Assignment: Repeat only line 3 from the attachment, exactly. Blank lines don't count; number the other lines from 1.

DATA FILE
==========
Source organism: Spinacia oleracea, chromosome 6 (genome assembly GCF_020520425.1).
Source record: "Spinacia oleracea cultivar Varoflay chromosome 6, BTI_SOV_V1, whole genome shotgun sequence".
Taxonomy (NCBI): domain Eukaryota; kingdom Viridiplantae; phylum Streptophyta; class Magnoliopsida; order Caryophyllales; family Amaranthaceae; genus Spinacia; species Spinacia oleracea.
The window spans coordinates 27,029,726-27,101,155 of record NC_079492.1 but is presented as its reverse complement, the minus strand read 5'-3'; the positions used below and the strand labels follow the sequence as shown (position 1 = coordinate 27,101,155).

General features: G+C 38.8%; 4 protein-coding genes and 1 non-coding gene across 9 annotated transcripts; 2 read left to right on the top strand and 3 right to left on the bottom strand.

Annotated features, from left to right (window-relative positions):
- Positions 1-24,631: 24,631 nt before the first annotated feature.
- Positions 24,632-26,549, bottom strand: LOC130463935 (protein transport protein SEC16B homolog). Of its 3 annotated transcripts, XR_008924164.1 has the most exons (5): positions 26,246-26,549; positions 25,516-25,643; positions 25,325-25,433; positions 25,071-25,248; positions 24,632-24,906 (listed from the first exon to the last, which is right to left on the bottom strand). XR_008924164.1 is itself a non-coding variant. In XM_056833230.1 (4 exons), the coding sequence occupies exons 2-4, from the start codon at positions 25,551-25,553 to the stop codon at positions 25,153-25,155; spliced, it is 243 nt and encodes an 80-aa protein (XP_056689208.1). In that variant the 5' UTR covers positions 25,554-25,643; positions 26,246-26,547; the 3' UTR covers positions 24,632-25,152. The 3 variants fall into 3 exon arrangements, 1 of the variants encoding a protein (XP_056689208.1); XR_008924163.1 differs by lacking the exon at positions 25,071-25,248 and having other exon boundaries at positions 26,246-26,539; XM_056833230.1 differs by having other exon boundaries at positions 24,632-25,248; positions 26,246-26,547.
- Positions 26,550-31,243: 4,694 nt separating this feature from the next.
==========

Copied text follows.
Taxonomy (NCBI): domain Eukaryota; kingdom Viridiplantae; phylum Streptophyta; class Magnoliopsida; order Caryophyllales; family Amaranthaceae; genus Spinacia; species Spinacia oleracea.